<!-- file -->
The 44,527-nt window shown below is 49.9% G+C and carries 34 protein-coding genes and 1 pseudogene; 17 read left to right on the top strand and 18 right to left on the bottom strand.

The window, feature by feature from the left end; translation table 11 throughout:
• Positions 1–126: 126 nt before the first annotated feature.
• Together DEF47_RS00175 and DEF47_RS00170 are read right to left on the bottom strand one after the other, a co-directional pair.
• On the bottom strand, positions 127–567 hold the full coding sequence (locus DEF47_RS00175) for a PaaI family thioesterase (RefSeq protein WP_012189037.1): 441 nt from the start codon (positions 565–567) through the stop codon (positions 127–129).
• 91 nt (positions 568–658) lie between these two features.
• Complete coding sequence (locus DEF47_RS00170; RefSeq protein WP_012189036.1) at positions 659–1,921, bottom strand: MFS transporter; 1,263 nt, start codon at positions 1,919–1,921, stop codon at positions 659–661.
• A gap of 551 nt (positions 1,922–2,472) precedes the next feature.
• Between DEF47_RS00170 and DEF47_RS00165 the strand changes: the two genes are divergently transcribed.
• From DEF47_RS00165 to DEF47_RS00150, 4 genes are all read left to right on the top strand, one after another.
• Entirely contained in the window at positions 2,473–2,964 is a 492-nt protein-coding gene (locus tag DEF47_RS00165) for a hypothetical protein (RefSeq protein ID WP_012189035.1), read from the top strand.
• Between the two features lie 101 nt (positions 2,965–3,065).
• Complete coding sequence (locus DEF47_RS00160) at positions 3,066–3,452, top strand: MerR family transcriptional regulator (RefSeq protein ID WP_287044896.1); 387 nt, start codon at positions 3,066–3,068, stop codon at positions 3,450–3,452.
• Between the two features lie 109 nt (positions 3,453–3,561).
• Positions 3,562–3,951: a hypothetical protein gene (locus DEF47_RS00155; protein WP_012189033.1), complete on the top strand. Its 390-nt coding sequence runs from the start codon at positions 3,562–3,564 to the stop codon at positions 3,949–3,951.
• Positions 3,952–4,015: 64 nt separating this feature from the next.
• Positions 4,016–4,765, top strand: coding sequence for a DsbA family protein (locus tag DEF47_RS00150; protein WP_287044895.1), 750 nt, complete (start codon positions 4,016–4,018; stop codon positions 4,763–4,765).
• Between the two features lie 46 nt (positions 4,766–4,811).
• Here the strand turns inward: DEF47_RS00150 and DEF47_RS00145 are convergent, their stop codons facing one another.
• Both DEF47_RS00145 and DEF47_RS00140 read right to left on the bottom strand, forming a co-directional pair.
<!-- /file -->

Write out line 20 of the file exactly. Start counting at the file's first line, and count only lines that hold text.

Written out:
• Both DEF47_RS00145 and DEF47_RS00140 read right to left on the bottom strand, forming a co-directional pair.